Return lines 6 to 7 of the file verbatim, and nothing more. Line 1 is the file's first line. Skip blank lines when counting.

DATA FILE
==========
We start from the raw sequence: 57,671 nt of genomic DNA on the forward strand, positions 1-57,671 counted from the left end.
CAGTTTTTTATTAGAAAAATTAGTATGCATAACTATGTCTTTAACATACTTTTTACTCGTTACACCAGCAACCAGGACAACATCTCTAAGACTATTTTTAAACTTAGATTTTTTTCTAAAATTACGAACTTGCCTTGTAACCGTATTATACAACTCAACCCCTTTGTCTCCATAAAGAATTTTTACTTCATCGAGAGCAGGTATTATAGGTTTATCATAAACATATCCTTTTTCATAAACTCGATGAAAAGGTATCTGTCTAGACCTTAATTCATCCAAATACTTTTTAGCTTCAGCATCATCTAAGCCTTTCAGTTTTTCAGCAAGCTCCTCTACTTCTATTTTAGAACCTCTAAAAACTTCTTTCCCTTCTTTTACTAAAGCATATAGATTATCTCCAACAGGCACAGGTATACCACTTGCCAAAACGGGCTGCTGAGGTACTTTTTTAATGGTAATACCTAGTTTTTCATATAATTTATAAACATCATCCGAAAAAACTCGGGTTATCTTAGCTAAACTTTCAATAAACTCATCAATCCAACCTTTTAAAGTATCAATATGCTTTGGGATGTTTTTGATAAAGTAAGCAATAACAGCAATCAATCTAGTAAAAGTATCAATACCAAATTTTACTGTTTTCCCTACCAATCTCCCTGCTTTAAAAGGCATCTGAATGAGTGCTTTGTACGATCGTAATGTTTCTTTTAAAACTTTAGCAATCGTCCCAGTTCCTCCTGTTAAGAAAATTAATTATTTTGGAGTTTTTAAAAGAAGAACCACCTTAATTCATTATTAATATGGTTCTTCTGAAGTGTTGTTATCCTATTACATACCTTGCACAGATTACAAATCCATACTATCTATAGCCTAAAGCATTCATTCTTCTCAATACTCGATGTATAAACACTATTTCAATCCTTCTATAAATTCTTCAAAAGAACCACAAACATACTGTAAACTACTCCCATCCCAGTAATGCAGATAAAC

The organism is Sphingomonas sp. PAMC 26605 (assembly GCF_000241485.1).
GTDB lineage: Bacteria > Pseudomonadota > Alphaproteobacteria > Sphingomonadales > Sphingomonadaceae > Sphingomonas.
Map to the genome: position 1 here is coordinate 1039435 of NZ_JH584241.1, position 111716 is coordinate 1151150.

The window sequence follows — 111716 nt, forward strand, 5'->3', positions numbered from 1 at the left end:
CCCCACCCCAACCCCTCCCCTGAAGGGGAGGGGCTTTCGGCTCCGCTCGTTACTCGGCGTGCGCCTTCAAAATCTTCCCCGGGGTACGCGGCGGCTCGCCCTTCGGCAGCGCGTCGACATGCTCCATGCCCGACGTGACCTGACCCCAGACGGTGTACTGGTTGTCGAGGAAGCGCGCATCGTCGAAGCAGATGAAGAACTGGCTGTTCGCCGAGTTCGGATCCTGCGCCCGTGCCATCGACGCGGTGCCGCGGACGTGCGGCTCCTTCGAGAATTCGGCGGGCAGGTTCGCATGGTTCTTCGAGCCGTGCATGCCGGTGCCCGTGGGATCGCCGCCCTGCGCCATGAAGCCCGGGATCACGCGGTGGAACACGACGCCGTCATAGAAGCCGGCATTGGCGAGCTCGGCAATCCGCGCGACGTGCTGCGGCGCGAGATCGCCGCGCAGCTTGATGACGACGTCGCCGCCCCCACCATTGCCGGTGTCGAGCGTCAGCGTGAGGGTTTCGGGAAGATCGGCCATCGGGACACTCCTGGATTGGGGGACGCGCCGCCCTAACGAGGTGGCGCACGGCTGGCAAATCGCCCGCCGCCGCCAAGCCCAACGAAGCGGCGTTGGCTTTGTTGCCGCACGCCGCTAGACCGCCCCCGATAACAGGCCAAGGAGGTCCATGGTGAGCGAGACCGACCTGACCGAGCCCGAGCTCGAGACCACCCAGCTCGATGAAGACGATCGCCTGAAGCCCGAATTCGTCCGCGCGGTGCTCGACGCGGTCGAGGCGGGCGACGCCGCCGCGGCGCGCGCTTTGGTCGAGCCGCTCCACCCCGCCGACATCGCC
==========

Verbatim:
The window sequence follows — 111716 nt, forward strand, 5'->3', positions numbered from 1 at the left end:
CCCCACCCCAACCCCTCCCCTGAAGGGGAGGGGCTTTCGGCTCCGCTCGTTACTCGGCGTGCGCCTTCAAAATCTTCCCCGGGGTACGCGGCGGCTCGCCCTTCGGCAGCGCGTCGACATGCTCCATGCCCGACGTGACCTGACCCCAGACGGTGTACTGGTTGTCGAGGAAGCGCGCATCGTCGAAGCAGATGAAGAACTGGCTGTTCGCCGAGTTCGGATCCTGCGCCCGTGCCATCGACGCGGTGCCGCGGACGTGCGGCTCCTTCGAGAATTCGGCGGGCAGGTTCGCATGGTTCTTCGAGCCGTGCATGCCGGTGCCCGTGGGATCGCCGCCCTGCGCCATGAAGCCCGGGATCACGCGGTGGAACACGACGCCGTCATAGAAGCCGGCATTGGCGAGCTCGGCAATCCGCGCGACGTGCTGCGGCGCGAGATCGCCGCGCAGCTTGATGACGACGTCGCCGCCCCCACCATTGCCGGTGTCGAGCGTCAGCGTGAGGGTTTCGGGAAGATCGGCCATCGGGACACTCCTGGATTGGGGGACGCGCCGCCCTAACGAGGTGGCGCACGGCTGGCAAATCGCCCGCCGCCGCCAAGCCCAACGAAGCGGCGTTGGCTTTGTTGCCGCACGCCGCTAGACCGCCCCCGATAACAGGCCAAGGAGGTCCATGGTGAGCGAGACCGACCTGACCGAGCCCGAGCTCGAGACCACCCAGCTCGATGAAGACGATCGCCTGAAGCCCGAATTCGTCCGCGCGGTGCTCGACGCGGTCGAGGCGGGCGACGCCGCCGCGGCGCGCGCTTTGGTCGAGCCGCTCCACCCCGCCGACATCGCC